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PGA Tour players on Rules decision: It's a start

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AVONDALE, La. – Nothing riles up professional golfers quite like a rules controversy, a point that was reinforced Tuesday, when the move to limit video evidence was met mostly with frustration because larger, more pressing issues remain.

The USGA and R&A have vowed to take a “deeper evaluation” of the issues of viewer call-ins and scorecard penalties, and that’s a good thing, because PGA Tour players are impatiently waiting for action.

“Going forward, I hope they just clarify if it’s a yes or a no, and you don’t have to have somebody call in or go to a high-def TV to get an answer,” Steve Stricker said. “I hope that’s what comes from all of this, that there’s a clear-cut answer: ‘This is what you do and you go forward.’ It shouldn’t be that hard.”

That viewers at home can influence the outcome of an event never has sat well with players and even some fans. After all, how many calls would the NFL, NBA or MLB receive for a blown call during a game? But those sports are confined to a small space, with time restraints and officials monitoring the action – a markedly different arena than professional golf, which is nonstop action played out acres of land for 12 hours a day with roving officials on-site. Frustratingly, there is no easy solution.

Yes, armchair officials are protecting the field by spotting a potential infringement on TV. But maybe only a dozen players a day are shown on the broadcast. It’s not a level playing field … and yet, failing to penalize a player for an obvious infraction would cast a dark cloud over the event.

More clear-cut, at least according to the players, is how the governing bodies should handle the post-round scorecard penalties, like the one Lexi Thompson received at the ANA Inspiration. Most agree that Thompson should have received a two-shot penalty for playing from an incorrect spot – replays show she clearly marked her 1-foot putt, picked up her ball and placed it in a different position – but what continues to frustrate Tour players is that she was assessed another two-shot penalty, for signing an incorrect scorecard, after officials were made aware of the infraction a day later.

“You penalized her the two shots, but they never gave her an opportunity to sign for the new card,” Stricker said. “She signed for a correct card at the time. Why would you penalize her again when she had no idea that she was even being penalized? Once the round is in the books, and signed, we’re over it. We should be moving forward. What other sport do you go back and change the outcome the day after?”

The USGA and R&A have already softened their stance on scorecard penalties. Under the old rules, Thompson, who held a two-shot lead on the back nine, would have been disqualified on the spot. At least at the ANA she still had a chance to win.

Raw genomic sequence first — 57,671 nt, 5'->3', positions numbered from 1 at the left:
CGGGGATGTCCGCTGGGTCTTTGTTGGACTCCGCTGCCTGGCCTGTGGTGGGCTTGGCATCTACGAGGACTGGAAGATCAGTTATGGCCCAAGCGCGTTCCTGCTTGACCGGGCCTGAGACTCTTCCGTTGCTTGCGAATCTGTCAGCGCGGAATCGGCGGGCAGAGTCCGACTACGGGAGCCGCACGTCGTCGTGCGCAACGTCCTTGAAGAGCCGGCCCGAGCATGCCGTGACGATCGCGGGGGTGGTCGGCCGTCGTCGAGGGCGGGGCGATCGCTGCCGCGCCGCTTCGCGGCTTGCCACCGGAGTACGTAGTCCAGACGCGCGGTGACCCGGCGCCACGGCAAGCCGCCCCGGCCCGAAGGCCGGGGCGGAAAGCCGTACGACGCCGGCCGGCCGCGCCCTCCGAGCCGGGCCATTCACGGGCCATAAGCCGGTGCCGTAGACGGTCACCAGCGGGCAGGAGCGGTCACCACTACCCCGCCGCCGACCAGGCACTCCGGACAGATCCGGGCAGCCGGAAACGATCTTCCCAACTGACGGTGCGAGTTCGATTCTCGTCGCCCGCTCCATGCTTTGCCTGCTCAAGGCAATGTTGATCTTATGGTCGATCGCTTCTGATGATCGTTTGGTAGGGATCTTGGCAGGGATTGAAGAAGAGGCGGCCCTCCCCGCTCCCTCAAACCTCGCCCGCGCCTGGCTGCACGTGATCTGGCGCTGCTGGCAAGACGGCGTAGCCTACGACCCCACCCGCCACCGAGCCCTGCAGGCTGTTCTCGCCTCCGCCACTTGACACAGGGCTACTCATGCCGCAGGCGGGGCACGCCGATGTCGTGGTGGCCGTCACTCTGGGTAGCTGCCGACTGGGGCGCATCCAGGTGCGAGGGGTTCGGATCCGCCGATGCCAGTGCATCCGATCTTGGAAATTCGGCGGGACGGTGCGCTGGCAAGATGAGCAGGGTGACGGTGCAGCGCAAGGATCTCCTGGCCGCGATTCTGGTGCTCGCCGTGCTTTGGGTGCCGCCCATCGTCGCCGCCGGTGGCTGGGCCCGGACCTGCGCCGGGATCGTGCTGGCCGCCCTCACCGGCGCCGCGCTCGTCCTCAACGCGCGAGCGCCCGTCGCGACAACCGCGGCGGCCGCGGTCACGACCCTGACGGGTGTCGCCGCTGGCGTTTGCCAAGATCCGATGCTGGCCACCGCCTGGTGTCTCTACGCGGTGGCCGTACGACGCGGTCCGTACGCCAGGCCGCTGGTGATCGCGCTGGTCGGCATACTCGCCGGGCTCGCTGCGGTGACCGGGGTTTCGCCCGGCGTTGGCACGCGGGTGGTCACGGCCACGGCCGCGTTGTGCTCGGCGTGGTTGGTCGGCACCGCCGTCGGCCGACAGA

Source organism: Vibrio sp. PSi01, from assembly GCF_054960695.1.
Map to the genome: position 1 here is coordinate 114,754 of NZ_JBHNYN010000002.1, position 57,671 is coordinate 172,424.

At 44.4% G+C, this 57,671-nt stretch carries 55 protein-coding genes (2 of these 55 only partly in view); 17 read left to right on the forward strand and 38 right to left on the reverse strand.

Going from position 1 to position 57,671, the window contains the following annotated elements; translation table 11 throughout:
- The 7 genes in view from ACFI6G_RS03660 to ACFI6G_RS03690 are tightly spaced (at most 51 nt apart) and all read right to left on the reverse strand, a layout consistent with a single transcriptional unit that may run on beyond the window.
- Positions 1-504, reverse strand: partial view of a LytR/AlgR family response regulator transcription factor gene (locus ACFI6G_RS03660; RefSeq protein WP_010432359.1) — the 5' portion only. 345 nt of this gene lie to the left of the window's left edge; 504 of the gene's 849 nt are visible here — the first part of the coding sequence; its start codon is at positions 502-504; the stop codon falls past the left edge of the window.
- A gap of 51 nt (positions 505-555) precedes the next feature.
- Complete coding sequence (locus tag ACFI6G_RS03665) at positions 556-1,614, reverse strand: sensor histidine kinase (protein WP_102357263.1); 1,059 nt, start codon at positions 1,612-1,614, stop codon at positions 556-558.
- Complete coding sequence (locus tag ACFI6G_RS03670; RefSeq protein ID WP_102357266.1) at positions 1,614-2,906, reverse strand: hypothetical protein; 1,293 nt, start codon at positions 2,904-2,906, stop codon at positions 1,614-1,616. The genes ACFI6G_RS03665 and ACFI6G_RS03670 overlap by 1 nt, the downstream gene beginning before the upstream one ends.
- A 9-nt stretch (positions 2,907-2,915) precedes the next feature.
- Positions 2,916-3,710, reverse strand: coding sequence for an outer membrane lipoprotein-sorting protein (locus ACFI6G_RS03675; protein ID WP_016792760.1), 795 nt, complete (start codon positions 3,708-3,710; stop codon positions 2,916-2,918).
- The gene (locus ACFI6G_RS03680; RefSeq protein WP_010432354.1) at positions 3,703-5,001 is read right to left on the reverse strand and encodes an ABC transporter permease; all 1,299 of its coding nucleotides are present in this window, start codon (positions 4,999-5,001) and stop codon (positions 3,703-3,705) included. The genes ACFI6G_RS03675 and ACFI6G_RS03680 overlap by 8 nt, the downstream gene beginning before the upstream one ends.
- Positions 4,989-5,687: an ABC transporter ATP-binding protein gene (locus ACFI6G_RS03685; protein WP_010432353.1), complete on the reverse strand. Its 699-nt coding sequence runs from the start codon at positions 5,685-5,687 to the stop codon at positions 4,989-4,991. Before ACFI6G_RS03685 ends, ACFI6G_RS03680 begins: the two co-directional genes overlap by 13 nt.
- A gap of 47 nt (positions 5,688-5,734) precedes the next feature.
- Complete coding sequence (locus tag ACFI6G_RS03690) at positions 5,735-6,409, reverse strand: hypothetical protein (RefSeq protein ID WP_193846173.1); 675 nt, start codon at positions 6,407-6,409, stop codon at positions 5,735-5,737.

The problem that the USGA and R&A have yet to confront is that a scorecard is archaic in 2017. Cards were necessary decades ago, when a threesome would head out for five hours and they needed to report how everyone in the group fared. The players themselves were ShotLink – the way to ensure that all of the accounting was right. But that’s not the case anymore. Scorers walk with each group, and there is a mountain of data with scores and yardages.

“Any penalty relative to the scorecard is complete [nonsense],” Geoff Ogilvy said. “We’re not accountants. We can still do a card, but the goal of golf is to find the best golfer.”

So, yes, some issues, some big issues, remain unresolved. But players also applauded the USGA and R&A for the swift response to the increasingly heated debate over the use of TV replay.

Sparing players from being penalized because the infraction wasn’t noticeable with the naked eye or because they used “reasonable judgment” was a good start.

Ogilvy said it signifies a “new strategy” for the governing bodies, which traditionally changed the rules every four years. Less than six months after Dustin Johnson’s controversial penalty at the U.S. Open, the Rules of Golf were amended to include a local rule that would waive the one-shot penalty if a ball moved on the green by accident.

“The idea that they’re going to see something that is unfair or unjust and not right and quickly change it is really how the rules should be changed,” Ogilvy said. “That’s how life works. You see something that doesn’t work, you change it and you go on. That’s how stuff evolves forward.

“For years, it’s been, 'No, we only write rules every four years,' and they sit around a table and they drink gin and tonics and they decide this is how golf is supposed to be without using any real-world examples. Changing it pretty quickly, while it’s fresh in everybody’s mind, that’s the process I like. If that was always the process, this stuff would happen a lot less often. It would have been corrected years ago.”

It’s reasonable to think that, after “deeper evaluation,” even more changes will be implemented before the Jan. 1, 2019 unveiling of the new rulebook.

In the past 10 months alone, there have been three high-profile incidents in the majors that have prompted change.

And there will continue to be more.

Golf is a strange game. There are a million rules. Officials can’t predict every possible scenario. But the game is evolving.

“Golf has gotten unlucky these past couple of years that there were situations with prominent players in the final rounds of majors,” Ogilvy said, “but maybe that’s just the universe saying, Look, you’ve got to change the way you do this. This is a step in the right direction.”